adyer4 | Mar 6, 2017 |
A small boy is deeply hurt by his father's refusal to allow him to help on their fishing boat - and his older brother's nasty teasing. But one day he discovers he has a special ability. Much practice and patience hone his magical ability and when it matters most he shows his dad he's not too small to help.

LaMarch's luminous illustrations shine with the warmth of Daniel's passion to help and the delight in his new and strange ability. Every small detail of the house and sea is perfectly integrated into the story and the setting. Children who are tired of being told they're "too small" will revel in the simple but satisfying conclusion.

Verdict. Gorgeous illustrations, but the text is a little too long for what I'm buying right now. We have LaMarche's Lost and Found (dog stories) and they're much more popular than this would be at our library. Another time maybe.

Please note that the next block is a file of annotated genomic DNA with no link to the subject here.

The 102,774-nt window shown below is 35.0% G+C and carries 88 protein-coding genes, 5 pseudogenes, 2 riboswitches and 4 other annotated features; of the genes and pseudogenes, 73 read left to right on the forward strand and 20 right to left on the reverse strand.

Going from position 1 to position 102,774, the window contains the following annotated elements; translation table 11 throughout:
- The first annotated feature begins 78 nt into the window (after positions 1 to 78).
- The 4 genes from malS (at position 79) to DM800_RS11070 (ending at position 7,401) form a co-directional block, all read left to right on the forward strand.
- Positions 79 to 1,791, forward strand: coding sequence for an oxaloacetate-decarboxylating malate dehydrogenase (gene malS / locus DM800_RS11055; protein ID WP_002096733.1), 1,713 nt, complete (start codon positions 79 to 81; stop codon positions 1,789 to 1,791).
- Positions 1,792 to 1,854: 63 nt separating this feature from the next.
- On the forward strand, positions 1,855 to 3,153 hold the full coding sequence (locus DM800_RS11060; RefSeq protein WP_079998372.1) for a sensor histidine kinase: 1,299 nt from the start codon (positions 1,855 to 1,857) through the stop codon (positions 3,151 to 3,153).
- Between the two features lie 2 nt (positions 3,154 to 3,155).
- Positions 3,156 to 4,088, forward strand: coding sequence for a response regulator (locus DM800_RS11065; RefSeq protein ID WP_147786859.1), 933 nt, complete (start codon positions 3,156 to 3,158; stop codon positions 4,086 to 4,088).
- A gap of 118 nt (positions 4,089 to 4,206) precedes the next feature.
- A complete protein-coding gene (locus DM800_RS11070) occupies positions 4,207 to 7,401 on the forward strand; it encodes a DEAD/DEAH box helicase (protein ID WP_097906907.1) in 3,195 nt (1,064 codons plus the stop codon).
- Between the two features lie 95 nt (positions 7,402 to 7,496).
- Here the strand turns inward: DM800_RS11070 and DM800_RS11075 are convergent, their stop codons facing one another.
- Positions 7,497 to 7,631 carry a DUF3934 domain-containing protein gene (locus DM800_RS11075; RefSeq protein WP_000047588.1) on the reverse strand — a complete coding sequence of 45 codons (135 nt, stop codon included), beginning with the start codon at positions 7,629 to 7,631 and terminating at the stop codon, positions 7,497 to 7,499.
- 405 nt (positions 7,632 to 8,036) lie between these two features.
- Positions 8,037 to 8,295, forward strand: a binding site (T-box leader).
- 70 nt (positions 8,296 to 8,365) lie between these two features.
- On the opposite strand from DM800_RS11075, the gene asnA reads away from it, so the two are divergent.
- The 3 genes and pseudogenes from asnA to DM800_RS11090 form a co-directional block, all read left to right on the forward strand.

ISBN: 0811844455; Published July 2006 by Chronicle (out of print); Borrowed from the library
  JeanLittleLibrary | Jan 11, 2012 |
A lovely gentle story of a small boy learning just how big he really is.

Everybody calls Daniel "Mouse," and think he is too small to ever be of any help.One day he discovers a special power. It isn't very big, and he doesn't think it can ever be of use, but it gets stronger with practice. Then one day he finds out what use his power is destined for.

The artwork is soft, beautiful, and quite evocative of the seashore and the fishing village where Daniel and his family live. I really love this book. ( )
  MerryMary | Aug 2, 2011 |
ELIB 530A - LibraryThing Part B – Picture Book 3